Is the US Congress finally poised to pass Ukraine aid?

The end of March will mark eight months since United States President Joe Biden first requested supplemental aid to resupply Ukraine’s armed forces and help the country prepare for coming Russian offensives. With Congress beginning yet another recess, there may finally be an end in sight to the partisan logjam, but the shape that Ukraine aid ultimately takes and the path to getting a bill to Biden’s desk for his signature remain unclear.

Since former representative Kevin McCarthy was forced to vacate his leadership role as Speaker of the House, Speaker Mike Johnson has feared inviting a similar ouster. Before leaving for a two-week recess on March 22, House Democrats signaled they will protect him from just such a motion to vacate if he announces a plan to take up the bipartisan National Security Supplemental package passed by the Senate last month.

Johnson has said he’d take on Ukraine aid after passing a federal budget, which he’s now accomplished. The next two weeks may see him coordinating with allies and negotiating with Democrats on a potential deal before Congress resumes on April 9, meaning the earliest that Ukraine aid could optimistically be passed is mid to late April.

There are four likely vehicles for passing the supplemental military, budgetary, and humanitarian aid requested by Biden: Johnson bringing forth the Senate-passed supplemental to a vote on the House floor, as is typically done with legislation; a potential new supplemental package crafted by Republicans at Johnson’s behest; a Democrat-led bipartisan discharge petition to bring the Senate-passed supplemental to a vote; or a Republican-led discharge petition to bring slimmed-down supplemental aid to a vote.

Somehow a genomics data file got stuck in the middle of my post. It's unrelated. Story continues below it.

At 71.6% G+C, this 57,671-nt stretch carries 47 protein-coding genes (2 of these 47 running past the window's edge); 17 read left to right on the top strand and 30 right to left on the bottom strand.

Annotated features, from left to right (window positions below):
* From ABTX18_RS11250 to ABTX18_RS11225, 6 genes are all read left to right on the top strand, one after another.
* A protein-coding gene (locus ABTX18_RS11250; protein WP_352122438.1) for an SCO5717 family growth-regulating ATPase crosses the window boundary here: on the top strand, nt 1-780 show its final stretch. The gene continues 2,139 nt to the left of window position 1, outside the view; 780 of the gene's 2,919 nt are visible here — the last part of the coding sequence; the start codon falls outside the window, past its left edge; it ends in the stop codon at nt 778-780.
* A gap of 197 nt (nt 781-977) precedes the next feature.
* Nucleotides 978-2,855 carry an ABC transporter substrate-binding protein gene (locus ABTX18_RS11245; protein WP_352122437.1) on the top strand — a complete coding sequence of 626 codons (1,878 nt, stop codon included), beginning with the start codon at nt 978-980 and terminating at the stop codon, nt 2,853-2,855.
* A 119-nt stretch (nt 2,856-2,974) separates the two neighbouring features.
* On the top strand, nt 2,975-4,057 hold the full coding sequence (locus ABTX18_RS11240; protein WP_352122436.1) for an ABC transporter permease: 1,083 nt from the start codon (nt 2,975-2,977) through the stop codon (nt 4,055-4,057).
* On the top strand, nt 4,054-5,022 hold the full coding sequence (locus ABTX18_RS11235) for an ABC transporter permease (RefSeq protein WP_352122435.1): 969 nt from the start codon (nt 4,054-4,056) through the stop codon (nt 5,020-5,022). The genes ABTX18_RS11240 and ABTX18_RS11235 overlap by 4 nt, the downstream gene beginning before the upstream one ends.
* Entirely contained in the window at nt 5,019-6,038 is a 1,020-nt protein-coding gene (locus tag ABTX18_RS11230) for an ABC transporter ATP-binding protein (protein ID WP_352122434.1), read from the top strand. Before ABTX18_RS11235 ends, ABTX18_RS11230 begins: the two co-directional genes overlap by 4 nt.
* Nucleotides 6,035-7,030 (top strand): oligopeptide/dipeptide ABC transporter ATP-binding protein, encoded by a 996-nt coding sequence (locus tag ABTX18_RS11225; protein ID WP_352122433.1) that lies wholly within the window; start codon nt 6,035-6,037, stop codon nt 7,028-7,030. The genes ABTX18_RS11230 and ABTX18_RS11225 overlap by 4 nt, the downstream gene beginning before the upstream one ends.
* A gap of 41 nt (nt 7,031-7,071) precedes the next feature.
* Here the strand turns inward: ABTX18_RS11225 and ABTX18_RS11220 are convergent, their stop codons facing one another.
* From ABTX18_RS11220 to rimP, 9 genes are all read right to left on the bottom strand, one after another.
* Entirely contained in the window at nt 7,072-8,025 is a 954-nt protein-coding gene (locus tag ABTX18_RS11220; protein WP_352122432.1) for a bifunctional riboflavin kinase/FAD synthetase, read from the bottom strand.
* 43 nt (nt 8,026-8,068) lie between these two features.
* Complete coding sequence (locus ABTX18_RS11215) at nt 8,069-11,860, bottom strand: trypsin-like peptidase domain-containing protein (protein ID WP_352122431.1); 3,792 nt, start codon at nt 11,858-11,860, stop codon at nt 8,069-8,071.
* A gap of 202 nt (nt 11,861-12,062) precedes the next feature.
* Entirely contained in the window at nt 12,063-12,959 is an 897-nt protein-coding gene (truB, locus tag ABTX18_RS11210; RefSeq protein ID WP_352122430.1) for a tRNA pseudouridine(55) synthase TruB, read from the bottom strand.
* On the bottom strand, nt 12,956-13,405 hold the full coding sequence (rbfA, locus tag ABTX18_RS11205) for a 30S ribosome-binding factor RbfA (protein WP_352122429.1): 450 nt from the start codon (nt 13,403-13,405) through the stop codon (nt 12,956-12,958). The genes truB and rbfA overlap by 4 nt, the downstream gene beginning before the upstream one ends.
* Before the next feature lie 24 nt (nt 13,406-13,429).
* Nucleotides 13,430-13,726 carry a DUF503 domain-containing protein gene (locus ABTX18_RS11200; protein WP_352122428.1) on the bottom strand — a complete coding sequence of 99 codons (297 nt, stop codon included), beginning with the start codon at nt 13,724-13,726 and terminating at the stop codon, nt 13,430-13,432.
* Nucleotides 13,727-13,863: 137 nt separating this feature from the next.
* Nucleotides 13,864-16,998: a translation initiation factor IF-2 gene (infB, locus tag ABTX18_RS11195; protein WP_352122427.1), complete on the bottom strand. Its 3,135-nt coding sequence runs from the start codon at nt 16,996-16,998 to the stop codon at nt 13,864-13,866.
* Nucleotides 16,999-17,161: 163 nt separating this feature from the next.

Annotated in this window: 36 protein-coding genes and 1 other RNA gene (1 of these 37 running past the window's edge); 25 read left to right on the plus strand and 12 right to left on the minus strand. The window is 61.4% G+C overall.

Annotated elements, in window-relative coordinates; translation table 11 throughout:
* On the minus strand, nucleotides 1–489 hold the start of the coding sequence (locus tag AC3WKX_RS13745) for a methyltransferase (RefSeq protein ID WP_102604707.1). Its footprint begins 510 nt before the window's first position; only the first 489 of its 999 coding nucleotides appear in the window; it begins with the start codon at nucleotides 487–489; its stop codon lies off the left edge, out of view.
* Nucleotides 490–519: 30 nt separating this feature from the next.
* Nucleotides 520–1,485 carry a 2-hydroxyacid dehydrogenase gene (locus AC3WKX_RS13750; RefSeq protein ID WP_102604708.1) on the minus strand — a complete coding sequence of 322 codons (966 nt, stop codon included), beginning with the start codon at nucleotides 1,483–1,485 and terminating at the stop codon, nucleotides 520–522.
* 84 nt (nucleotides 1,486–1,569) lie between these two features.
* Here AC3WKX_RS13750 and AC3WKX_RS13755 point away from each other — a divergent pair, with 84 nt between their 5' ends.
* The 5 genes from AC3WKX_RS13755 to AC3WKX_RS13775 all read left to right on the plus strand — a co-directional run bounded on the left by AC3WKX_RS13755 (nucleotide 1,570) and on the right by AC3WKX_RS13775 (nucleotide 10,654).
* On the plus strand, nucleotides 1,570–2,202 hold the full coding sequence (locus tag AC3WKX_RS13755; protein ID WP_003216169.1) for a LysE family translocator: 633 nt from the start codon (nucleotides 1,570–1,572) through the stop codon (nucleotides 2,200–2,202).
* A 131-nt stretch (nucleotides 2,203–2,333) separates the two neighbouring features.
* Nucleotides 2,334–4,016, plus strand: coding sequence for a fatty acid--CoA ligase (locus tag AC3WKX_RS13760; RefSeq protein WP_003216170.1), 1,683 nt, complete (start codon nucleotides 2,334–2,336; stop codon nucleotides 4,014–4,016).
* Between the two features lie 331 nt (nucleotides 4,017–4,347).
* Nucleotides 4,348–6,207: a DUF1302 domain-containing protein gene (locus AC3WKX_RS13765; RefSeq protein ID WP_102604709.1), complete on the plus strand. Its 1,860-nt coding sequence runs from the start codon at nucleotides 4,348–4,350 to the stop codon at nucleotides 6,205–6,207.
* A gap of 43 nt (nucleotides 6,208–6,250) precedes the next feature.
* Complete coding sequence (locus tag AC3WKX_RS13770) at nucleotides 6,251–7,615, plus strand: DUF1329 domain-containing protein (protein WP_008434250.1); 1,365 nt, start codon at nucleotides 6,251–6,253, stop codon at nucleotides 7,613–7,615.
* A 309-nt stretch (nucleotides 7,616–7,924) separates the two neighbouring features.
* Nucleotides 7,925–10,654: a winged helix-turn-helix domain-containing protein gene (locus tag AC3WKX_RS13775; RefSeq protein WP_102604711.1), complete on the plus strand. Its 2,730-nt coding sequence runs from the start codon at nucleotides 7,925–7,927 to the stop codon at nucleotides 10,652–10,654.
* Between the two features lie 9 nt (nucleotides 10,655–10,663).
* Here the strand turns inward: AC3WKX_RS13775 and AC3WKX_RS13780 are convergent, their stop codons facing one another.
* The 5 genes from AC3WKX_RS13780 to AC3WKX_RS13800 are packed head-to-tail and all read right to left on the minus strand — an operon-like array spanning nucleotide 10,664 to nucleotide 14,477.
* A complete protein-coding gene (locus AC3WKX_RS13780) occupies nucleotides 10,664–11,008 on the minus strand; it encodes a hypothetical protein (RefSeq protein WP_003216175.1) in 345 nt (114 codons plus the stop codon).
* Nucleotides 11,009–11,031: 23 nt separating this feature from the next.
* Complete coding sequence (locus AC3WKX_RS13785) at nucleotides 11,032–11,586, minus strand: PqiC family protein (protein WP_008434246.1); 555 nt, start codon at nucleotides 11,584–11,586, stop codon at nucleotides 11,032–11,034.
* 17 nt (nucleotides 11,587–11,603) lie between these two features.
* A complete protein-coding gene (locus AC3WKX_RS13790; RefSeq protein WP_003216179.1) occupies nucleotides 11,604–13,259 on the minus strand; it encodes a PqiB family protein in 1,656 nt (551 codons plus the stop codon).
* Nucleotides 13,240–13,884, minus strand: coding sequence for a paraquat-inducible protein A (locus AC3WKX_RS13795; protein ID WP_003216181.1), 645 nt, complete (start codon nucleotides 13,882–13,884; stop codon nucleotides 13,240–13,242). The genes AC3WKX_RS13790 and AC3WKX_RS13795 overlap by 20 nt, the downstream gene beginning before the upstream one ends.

A critical factor in any of these options is that if the House passes legislation that differs from the supplemental aid, it will have to revert to the Senate for further deliberations and another series of votes. This would lead to additional delays, opportunities for political sabotage, and a sharper advantage for Russia on the battlefield in Ukraine.

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The best option for swiftly passing Ukraine aid is for Johnson to bring the bill that already passed the Senate to the floor for a vote, which could be done quickly upon Congress’s return. Democrats are signaling that Johnson announcing this move would guarantee their support against a motion to remove him from the speakership, which was already filed by Rep. Marjorie Taylor Greene and could soon come to a procedural vote.

Johnson in recent weeks has also reportedly been working to craft his own new version of supplemental aid. After Republicans aligned with former president Donald Trump tanked a bipartisan supplemental aid deal that included substantial reforms to US immigration policy, the Senate passed an aid package that omitted border policy changes and focused on foreign aid to Ukraine, Israel, Taiwan, and Palestine. Johnson has directed three prominent Republican committee chairs to put together a proposal that pairs foreign aid with border policy, as well as other potential legislation such as the REPO Act to transfer Russian state assets to Ukraine.

No text has been released and minimal details about this new prospective aid package have emerged, but Johnson may try to negotiate with Democrats to include some of these provisions in whatever he brings to the floor. While Johnson and many other congressional Republicans agree on the need to pass Ukraine aid, the electoral incentives in their party may pressure some to present any eventual deal as some kind of political win over Democrats, even if the details are largely the same as what Democrats are asking for. The REPO Act, in addition to being smart policy, would also allow Johnson to claim that he’s helping relieve the burden of foreign aid from the American taxpayer, though Russian state assets in the US are reportedly only around $5 billion.